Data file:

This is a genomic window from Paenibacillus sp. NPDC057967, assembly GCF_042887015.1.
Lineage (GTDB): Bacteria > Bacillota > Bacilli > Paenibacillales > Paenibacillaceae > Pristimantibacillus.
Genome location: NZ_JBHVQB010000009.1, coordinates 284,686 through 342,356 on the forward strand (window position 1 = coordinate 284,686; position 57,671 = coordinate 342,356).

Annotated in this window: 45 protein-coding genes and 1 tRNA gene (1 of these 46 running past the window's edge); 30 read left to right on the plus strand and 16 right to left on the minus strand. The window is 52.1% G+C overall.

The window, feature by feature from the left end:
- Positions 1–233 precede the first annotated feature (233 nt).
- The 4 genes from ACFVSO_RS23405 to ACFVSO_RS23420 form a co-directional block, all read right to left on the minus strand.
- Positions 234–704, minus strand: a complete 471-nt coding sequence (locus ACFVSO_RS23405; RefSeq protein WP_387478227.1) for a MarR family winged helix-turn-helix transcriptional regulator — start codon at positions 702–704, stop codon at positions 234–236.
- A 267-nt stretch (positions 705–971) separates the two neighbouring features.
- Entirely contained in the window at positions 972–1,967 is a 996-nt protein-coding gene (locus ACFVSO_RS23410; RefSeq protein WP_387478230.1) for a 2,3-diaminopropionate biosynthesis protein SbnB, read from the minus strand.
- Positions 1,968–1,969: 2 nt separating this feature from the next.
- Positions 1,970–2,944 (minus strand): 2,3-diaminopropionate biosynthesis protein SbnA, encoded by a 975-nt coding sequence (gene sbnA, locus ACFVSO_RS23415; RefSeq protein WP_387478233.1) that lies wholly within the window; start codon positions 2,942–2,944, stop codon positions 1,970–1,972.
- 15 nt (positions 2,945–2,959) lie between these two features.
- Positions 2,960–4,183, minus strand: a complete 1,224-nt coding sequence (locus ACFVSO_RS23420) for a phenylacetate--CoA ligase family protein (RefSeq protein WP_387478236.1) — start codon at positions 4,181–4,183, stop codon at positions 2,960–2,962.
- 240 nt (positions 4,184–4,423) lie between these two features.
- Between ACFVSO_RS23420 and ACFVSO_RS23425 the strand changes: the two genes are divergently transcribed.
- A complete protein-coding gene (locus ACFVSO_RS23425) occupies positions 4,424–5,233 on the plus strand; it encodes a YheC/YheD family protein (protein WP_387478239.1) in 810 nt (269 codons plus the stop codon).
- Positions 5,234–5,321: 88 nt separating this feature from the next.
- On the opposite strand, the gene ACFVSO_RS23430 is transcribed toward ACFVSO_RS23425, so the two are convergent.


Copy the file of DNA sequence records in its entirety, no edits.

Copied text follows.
This is a genomic window from Paenibacillus sp. NPDC057967, assembly GCF_042887015.1.
Lineage (GTDB): Bacteria > Bacillota > Bacilli > Paenibacillales > Paenibacillaceae > Pristimantibacillus.
Genome location: NZ_JBHVQB010000009.1, coordinates 284,686 through 342,356 on the forward strand (window position 1 = coordinate 284,686; position 57,671 = coordinate 342,356).

Annotated in this window: 45 protein-coding genes and 1 tRNA gene (1 of these 46 running past the window's edge); 30 read left to right on the plus strand and 16 right to left on the minus strand. The window is 52.1% G+C overall.

The window, feature by feature from the left end:
- Positions 1–233 precede the first annotated feature (233 nt).
- The 4 genes from ACFVSO_RS23405 to ACFVSO_RS23420 form a co-directional block, all read right to left on the minus strand.
- Positions 234–704, minus strand: a complete 471-nt coding sequence (locus ACFVSO_RS23405; RefSeq protein WP_387478227.1) for a MarR family winged helix-turn-helix transcriptional regulator — start codon at positions 702–704, stop codon at positions 234–236.
- A 267-nt stretch (positions 705–971) separates the two neighbouring features.
- Entirely contained in the window at positions 972–1,967 is a 996-nt protein-coding gene (locus ACFVSO_RS23410; RefSeq protein WP_387478230.1) for a 2,3-diaminopropionate biosynthesis protein SbnB, read from the minus strand.
- Positions 1,968–1,969: 2 nt separating this feature from the next.
- Positions 1,970–2,944 (minus strand): 2,3-diaminopropionate biosynthesis protein SbnA, encoded by a 975-nt coding sequence (gene sbnA, locus ACFVSO_RS23415; RefSeq protein WP_387478233.1) that lies wholly within the window; start codon positions 2,942–2,944, stop codon positions 1,970–1,972.
- 15 nt (positions 2,945–2,959) lie between these two features.
- Positions 2,960–4,183, minus strand: a complete 1,224-nt coding sequence (locus ACFVSO_RS23420) for a phenylacetate--CoA ligase family protein (RefSeq protein WP_387478236.1) — start codon at positions 4,181–4,183, stop codon at positions 2,960–2,962.
- 240 nt (positions 4,184–4,423) lie between these two features.
- Between ACFVSO_RS23420 and ACFVSO_RS23425 the strand changes: the two genes are divergently transcribed.
- A complete protein-coding gene (locus ACFVSO_RS23425) occupies positions 4,424–5,233 on the plus strand; it encodes a YheC/YheD family protein (protein WP_387478239.1) in 810 nt (269 codons plus the stop codon).
- Positions 5,234–5,321: 88 nt separating this feature from the next.
- On the opposite strand, the gene ACFVSO_RS23430 is transcribed toward ACFVSO_RS23425, so the two are convergent.